Time to Worry About Germany
ECRI | Nov 28, 2018

The full version of this report was released to ECRI clients on Nov. 14, 2018 -

The contraction in German GDP is nothing to be complacent about. Given our cyclical approach, we do not look just at how GDP changes from one quarter to another next, which can be distorted by exogenous factors, but its trend over many quarters and the broader cyclical outlook based on our leading indexes.

Indeed, the consensus mostly dismissed the Q3 2018 drop in German GDP because it was caused in part by a sharp decline in car production, which had been derailed by a new motor vehicle emissions certification system. However, it is evident from the chart that, while the third quarter decline was quite sharp (dotted line), it is part of a cyclical deceleration that began in early 2017.

In contrast, ECRI recognizes the weaker GDP reading as part of a cyclical slowdown, in line with our earlier predictions that the Eurozone and the global economy would slow. This context makes it all the more noteworthy that a worsening global economy translated into weaker export growth, weighing on Q3 German GDP.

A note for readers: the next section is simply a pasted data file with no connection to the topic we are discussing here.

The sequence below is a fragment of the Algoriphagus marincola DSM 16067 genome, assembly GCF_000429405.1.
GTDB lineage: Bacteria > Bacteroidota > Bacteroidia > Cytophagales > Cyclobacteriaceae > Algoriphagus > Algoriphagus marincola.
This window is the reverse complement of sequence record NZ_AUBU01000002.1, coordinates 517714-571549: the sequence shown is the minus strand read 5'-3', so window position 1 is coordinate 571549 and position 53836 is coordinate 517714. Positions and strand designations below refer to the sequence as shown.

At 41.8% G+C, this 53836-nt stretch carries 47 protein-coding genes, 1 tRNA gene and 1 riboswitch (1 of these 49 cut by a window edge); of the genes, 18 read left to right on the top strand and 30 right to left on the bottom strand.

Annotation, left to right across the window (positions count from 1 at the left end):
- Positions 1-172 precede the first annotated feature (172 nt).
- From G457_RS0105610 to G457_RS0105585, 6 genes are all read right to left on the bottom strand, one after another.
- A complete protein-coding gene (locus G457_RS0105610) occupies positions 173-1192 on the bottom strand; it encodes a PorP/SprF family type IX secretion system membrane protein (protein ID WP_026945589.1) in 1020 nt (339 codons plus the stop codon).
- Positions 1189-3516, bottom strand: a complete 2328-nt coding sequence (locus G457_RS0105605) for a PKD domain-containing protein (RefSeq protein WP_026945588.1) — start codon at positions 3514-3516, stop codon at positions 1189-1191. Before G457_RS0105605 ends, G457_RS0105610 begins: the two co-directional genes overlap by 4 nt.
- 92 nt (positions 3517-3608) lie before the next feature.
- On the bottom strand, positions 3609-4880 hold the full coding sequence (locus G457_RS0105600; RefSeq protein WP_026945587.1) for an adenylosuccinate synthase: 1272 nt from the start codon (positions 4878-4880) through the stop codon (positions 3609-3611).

Still, the German Ministry for Economic Affairs and Energy has only now cut its annual GDP growth projections for both 2018 and 2019 to 1.8%, featuring sizeable downward revisions compared to earlier projections of 2.3% and 2.1% for 2018 and 2019, respectively. In other words, the consensus is adjusting to our view that a cyclical slowdown in Germany has been underway for some time.

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